Omokri Urges EndSARS Protesters to Shun Violence

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A former aide of ex-President Goodluck Jonathan, Mr. Reno Omokri has urged EndSARS protesters to shun violence, stressing that the government wanted the protesters to be violent to justify the use of excessive force on the campaigners.

In a statement issued yesterday, Omokri cited a statement by the leader of the American civil right movement, the great Martin Luther King Jnr, who once said that “In spite of temporary victories, violence never brings permanent peace.”

He noted that his group’s Nigerian movement is on a different continent fighting a different form of injustice, adding however that the principle remains.

Omokri insisted that to achieve lasting change, lasting peace, and lasting justice for all, the campaigners should not resort to acts of violence.

“Letting our movement boil over into violence will sink ourselves to the same corrupt values and shortsighted vision as this government. It would also be a tremendous strategic mistake. In an exchange of violence, our fists and torches will never compete with the might of our government’s tanks and guns,” he explained.

He argued that the government wanted the campaigners to turn to violence “to quell what we have built,” and to justify their excessive force and free-wielding expression of it.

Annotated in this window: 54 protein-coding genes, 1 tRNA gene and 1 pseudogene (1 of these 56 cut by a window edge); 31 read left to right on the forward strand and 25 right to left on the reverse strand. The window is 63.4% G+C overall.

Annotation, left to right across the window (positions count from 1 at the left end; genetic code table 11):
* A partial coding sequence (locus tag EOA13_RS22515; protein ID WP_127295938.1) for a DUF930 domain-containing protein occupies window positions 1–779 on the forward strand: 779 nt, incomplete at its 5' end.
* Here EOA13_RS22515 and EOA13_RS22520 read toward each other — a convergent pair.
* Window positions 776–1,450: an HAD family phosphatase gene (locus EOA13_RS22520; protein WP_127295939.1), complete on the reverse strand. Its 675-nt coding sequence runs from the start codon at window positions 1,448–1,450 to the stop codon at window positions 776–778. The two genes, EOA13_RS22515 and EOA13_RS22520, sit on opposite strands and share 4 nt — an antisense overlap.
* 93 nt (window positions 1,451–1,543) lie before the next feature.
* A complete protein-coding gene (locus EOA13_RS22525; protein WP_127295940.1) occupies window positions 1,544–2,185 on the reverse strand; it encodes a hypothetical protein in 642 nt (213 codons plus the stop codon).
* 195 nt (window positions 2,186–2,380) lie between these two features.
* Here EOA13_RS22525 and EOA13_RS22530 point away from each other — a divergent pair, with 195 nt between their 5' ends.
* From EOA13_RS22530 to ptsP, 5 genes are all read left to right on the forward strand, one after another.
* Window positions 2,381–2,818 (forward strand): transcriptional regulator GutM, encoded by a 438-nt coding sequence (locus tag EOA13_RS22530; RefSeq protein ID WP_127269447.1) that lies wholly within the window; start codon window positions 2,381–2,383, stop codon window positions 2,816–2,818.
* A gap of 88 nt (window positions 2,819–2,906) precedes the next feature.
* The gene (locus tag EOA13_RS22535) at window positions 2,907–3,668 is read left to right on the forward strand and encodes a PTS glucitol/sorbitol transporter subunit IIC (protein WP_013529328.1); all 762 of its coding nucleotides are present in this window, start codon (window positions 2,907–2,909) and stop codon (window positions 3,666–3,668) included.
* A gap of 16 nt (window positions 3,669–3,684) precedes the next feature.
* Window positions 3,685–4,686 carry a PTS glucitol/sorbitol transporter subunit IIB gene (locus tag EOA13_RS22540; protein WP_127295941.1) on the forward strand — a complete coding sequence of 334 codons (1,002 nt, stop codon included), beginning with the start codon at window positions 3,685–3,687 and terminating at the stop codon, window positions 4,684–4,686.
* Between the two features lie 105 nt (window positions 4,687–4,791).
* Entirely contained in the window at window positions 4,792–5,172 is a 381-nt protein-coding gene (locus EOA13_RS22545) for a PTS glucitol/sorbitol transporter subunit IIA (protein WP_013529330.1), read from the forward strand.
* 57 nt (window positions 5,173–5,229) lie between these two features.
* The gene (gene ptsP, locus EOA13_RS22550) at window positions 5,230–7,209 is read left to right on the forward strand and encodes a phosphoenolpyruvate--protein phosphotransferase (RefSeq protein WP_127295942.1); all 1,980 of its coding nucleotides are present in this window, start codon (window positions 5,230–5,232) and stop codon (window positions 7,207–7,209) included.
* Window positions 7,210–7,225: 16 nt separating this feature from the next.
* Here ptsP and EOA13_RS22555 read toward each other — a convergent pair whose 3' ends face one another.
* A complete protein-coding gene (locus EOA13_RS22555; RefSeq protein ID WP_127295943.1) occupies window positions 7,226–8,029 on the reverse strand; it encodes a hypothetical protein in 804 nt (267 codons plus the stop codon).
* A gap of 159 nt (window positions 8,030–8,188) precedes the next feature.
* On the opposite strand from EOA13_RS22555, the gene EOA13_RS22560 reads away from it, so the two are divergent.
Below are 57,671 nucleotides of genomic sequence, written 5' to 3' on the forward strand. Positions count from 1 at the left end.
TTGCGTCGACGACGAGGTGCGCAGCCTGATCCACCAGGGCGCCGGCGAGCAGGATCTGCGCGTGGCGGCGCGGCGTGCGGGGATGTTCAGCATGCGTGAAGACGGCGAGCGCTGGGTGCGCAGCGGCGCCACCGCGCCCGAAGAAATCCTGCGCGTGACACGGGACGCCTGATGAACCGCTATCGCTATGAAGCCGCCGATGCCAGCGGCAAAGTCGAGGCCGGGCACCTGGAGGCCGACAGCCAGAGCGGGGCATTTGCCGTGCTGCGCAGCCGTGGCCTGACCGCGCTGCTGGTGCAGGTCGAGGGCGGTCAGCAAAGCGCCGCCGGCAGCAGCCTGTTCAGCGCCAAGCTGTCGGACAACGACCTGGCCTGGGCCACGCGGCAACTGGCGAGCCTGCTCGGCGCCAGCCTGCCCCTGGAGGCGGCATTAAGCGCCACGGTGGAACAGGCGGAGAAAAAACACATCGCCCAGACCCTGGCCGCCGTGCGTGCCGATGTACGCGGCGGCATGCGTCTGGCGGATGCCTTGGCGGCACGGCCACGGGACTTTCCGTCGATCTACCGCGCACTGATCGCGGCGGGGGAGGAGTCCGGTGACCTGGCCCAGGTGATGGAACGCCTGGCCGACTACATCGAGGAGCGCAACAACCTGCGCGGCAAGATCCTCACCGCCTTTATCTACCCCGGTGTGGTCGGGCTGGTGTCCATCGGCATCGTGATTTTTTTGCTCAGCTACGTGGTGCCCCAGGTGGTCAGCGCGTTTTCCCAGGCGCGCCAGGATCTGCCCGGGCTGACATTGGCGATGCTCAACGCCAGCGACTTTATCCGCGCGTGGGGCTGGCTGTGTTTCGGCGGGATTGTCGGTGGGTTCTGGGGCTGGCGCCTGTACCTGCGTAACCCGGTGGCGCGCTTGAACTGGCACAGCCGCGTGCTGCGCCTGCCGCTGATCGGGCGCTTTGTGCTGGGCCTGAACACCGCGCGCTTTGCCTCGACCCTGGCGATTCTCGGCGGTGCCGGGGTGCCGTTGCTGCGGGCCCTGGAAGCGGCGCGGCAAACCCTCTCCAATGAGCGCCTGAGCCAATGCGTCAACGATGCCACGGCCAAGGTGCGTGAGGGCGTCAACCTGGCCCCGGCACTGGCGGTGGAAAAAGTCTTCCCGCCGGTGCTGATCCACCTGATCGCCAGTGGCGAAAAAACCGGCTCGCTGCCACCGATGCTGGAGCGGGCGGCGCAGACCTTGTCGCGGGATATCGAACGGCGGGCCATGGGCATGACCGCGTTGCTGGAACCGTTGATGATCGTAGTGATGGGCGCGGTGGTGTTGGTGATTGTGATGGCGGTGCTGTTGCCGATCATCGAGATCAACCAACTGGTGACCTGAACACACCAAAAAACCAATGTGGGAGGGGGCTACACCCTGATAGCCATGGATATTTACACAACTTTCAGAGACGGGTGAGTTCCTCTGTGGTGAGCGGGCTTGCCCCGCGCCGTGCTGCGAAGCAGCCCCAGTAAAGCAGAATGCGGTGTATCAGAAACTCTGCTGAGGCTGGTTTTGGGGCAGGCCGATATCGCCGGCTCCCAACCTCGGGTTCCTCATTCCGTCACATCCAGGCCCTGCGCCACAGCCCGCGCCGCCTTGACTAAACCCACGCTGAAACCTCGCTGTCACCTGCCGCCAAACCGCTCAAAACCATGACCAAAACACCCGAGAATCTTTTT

“They want to not only defeat us in the streets now but to delegitimize what we stand for when they do it. Non-violence is how we stop that outcome. It is how we achieve justice.

I know this is hard. I know how angry you are because I am angry too. But let’s stay united. Stay focused. And win this through the right — but hard — means of non-violence,” he said.

Omokri noted that the protesters have something far more powerful, which he described as “a growing, popular movement that will not rest until we have justice”.

“We can sit out their threats. We can stay in the streets. We can boycott those who do not stand for justice. We can extend this march from the streets of Abuja to the feeds of Facebook and Twitter. We can win the hearts and minds of leaders, journalists, organisers, and students. We can register more voters, and show up in numbers never seen before. That is a war we can win. It may take longer than we want. It will require patience and discipline. But we will prevail,” he added.